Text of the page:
In the early 1980’s, Max Weinberg asked if I’d like to see Buddy Rich playing at either New York University or Columbia University – I can’t remember which. Of course, I said, “Yes.”
I saw Buddy Rich play live about a half dozen times. I remember particular moments from each venue. For example, sitting one night on the Eisenhower Park, East Meadow, New York lawn watching Buddy’s big band burn it up. The first set over, Buddy thanked the crowd and announced a short break.
After 15-minutes or so, Buddy’s band members begin filtering back to their seats onstage. Buddy steps back onstage to rousing applause. He starts a tune intro playing swing time on his hi-hat. Then, looking left at his band, he spots a conspicuously empty chair in saxophone section in front.
Buddy stops playing. He asks the band, “Where’s Fred?” No one knows. But, a moment later Fred (not his real name) is onstage, hurrying to his chair. He sits down, pulls his sax strap over his head, and turns to the music chart.
As Fred gets ready to play, Buddy stands and walks directly in front of Fred. He extends his right hand to Fred and the two men shake hands. “How long have you been with my band?” Buddy asks. The exchange is picked up by the live band mics. Fred answers. Buddy says, “Well, enjoy your last night with the band.”
Then Buddy walks back to his drums, to his hi-hat intro, and the band burns through a second set.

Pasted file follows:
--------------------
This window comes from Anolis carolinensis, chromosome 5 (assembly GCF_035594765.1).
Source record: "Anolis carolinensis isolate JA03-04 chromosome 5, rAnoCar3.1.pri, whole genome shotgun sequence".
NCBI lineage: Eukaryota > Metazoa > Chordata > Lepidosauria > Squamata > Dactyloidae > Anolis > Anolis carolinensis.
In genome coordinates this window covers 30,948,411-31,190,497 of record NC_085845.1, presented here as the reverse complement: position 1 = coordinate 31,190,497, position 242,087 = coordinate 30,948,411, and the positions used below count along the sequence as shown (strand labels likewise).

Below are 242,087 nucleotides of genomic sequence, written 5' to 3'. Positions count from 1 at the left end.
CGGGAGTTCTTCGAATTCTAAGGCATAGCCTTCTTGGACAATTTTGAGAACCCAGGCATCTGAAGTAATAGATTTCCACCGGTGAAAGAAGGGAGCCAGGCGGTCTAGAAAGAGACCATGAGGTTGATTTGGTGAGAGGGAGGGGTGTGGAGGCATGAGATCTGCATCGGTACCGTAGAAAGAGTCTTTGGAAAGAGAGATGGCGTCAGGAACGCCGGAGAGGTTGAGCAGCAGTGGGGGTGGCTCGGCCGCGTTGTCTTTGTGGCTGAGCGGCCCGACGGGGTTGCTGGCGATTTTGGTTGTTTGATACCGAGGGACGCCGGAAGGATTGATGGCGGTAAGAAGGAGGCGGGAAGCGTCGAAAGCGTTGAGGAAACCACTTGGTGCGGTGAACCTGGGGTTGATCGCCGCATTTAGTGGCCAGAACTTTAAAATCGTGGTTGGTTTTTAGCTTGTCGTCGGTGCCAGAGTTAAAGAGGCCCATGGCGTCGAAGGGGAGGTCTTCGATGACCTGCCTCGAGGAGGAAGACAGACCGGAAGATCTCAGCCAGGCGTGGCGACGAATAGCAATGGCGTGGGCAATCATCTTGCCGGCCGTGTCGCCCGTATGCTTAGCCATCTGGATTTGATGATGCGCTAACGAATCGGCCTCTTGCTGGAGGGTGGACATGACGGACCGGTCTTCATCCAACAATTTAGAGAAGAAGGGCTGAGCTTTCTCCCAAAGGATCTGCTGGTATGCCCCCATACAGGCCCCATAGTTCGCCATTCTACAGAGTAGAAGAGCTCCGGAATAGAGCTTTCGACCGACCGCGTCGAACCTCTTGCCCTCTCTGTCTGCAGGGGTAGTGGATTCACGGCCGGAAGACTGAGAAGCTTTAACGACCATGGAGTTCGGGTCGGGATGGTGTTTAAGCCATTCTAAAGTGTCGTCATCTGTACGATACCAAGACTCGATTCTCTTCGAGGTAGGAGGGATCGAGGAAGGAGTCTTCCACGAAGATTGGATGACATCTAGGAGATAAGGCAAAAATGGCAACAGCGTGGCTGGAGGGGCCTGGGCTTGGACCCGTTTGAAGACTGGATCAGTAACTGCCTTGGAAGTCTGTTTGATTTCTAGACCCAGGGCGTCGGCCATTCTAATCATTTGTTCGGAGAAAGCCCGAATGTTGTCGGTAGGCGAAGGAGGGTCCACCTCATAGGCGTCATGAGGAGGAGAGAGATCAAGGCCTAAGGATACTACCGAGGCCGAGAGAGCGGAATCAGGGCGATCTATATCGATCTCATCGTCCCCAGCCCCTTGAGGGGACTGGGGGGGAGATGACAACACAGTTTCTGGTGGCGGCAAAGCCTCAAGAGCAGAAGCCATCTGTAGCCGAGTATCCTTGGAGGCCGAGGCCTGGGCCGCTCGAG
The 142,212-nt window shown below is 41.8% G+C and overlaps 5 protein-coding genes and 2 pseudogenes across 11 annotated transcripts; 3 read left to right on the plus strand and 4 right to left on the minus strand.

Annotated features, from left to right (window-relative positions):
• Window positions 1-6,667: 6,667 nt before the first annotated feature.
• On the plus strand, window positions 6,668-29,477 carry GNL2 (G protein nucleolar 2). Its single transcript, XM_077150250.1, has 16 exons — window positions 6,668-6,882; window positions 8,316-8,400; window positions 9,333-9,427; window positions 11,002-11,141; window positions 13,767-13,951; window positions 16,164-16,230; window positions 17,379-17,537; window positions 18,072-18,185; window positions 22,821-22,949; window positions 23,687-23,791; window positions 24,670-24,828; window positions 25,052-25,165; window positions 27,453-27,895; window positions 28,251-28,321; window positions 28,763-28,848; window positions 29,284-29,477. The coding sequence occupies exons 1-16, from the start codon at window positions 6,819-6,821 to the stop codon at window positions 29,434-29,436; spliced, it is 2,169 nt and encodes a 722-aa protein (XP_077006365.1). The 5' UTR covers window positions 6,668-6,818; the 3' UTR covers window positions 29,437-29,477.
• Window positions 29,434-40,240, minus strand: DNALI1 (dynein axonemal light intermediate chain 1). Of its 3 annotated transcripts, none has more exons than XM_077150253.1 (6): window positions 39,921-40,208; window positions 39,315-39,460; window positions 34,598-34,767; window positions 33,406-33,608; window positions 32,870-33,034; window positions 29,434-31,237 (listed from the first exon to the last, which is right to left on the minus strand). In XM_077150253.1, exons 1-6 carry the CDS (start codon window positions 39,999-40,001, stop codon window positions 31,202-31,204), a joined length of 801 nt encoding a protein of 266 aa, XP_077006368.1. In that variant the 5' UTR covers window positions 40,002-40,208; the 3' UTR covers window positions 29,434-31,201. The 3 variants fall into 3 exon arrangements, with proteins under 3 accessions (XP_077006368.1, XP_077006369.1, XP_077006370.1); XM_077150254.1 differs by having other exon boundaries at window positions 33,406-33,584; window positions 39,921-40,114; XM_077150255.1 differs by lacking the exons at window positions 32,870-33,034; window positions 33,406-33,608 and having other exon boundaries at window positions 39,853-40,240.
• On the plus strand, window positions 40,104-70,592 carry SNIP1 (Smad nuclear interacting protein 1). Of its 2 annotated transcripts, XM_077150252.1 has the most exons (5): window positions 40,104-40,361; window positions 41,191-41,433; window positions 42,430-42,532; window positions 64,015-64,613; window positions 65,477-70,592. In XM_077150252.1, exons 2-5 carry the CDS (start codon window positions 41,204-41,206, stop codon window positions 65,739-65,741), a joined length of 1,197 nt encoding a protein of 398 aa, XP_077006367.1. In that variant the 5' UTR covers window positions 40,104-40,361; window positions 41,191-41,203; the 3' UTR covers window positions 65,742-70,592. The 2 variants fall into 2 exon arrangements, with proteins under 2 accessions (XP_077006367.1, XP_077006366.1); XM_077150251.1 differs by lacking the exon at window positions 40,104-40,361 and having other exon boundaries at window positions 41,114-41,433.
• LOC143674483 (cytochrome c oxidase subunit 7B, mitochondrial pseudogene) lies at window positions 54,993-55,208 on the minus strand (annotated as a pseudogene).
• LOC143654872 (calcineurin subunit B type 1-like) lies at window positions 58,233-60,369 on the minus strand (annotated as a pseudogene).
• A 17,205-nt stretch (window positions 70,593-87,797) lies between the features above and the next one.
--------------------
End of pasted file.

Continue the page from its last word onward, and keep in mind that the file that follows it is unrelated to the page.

I don’t remember Buddy’s band when Max and I heard Buddy in that University setting. It must have been a small band. We were in balcony to Buddy’s left. I don’t think we were in a theater. My recollection is Buddy was playing in an inside general purpose open area. People listening to the music were sitting or standing near the stage. But people (students?) were also going about their business on the outskirts of the concert goers.
I recall Buddy playing very much “for the band” that day. It was a kick seeing Buddy play that way. If you were seeing and hearing Buddy Rich for the first time, you might think, “This drummer swings. He’s a great team player.” But you were not witnessing Buddy’s technical wizardry.
Buddy’s solos were always different, but they followed a pattern. Buddy, I believe, compared playing a drum solo to delivering a good joke. The build-up, done well, leads to a perfectly timed punch line .
Buddy’s solos often (always?) included his playing a super soft, beautiful sounding buzz roll on his snare drum. Playing that buzz roll, Buddy would bring the drumsticks towards him, closer to the edge of the snare head, until finally he was playing on the snare drum rim.
Then he’d work his way back to the snare head, ending his solo with a blistering crescendo of drums and cymbals.
But this day, in New York City, Buddy plays his snare buzz roll, draws his sticks back onto his snare rim — and stops playing! He grabs a towel, stands, wipes sweat from his face and neck. He walks to the front of the stage and tells the audience – as a matter of fact, no regrets, no in-your-face – that he just didn’t feel like finishing his solo.
Buddy tells the audience “you all know what comes next” in his solo, describing, as I did a moment ago, the drum crescendo and cymbals crashing. Since the audience knows what was coming – it doesn’t matter if Buddy doesn’t repeat it.
Buddy thanks everyone for coming. The show is over.
– end –